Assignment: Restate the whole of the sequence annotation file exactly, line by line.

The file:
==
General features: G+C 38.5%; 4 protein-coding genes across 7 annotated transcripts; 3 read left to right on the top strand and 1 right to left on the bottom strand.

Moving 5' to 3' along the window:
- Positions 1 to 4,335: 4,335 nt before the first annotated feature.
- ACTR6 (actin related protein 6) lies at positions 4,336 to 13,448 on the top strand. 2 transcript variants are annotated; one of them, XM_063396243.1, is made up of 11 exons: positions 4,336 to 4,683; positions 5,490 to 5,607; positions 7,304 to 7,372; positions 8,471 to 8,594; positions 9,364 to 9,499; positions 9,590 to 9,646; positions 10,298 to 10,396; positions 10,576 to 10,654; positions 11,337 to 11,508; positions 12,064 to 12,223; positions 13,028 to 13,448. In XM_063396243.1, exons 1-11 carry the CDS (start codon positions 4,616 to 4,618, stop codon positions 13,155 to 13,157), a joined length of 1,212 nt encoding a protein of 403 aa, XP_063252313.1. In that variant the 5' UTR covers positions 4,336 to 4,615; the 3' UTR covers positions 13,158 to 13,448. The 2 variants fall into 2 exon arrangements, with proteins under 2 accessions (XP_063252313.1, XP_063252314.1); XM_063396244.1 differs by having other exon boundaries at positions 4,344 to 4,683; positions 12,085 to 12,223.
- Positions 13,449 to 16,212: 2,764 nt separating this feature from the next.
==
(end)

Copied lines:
General features: G+C 38.5%; 4 protein-coding genes across 7 annotated transcripts; 3 read left to right on the top strand and 1 right to left on the bottom strand.

Moving 5' to 3' along the window:
- Positions 1 to 4,335: 4,335 nt before the first annotated feature.
- ACTR6 (actin related protein 6) lies at positions 4,336 to 13,448 on the top strand. 2 transcript variants are annotated; one of them, XM_063396243.1, is made up of 11 exons: positions 4,336 to 4,683; positions 5,490 to 5,607; positions 7,304 to 7,372; positions 8,471 to 8,594; positions 9,364 to 9,499; positions 9,590 to 9,646; positions 10,298 to 10,396; positions 10,576 to 10,654; positions 11,337 to 11,508; positions 12,064 to 12,223; positions 13,028 to 13,448. In XM_063396243.1, exons 1-11 carry the CDS (start codon positions 4,616 to 4,618, stop codon positions 13,155 to 13,157), a joined length of 1,212 nt encoding a protein of 403 aa, XP_063252313.1. In that variant the 5' UTR covers positions 4,336 to 4,615; the 3' UTR covers positions 13,158 to 13,448. The 2 variants fall into 2 exon arrangements, with proteins under 2 accessions (XP_063252313.1, XP_063252314.1); XM_063396244.1 differs by having other exon boundaries at positions 4,344 to 4,683; positions 12,085 to 12,223.
- Positions 13,449 to 16,212: 2,764 nt separating this feature from the next.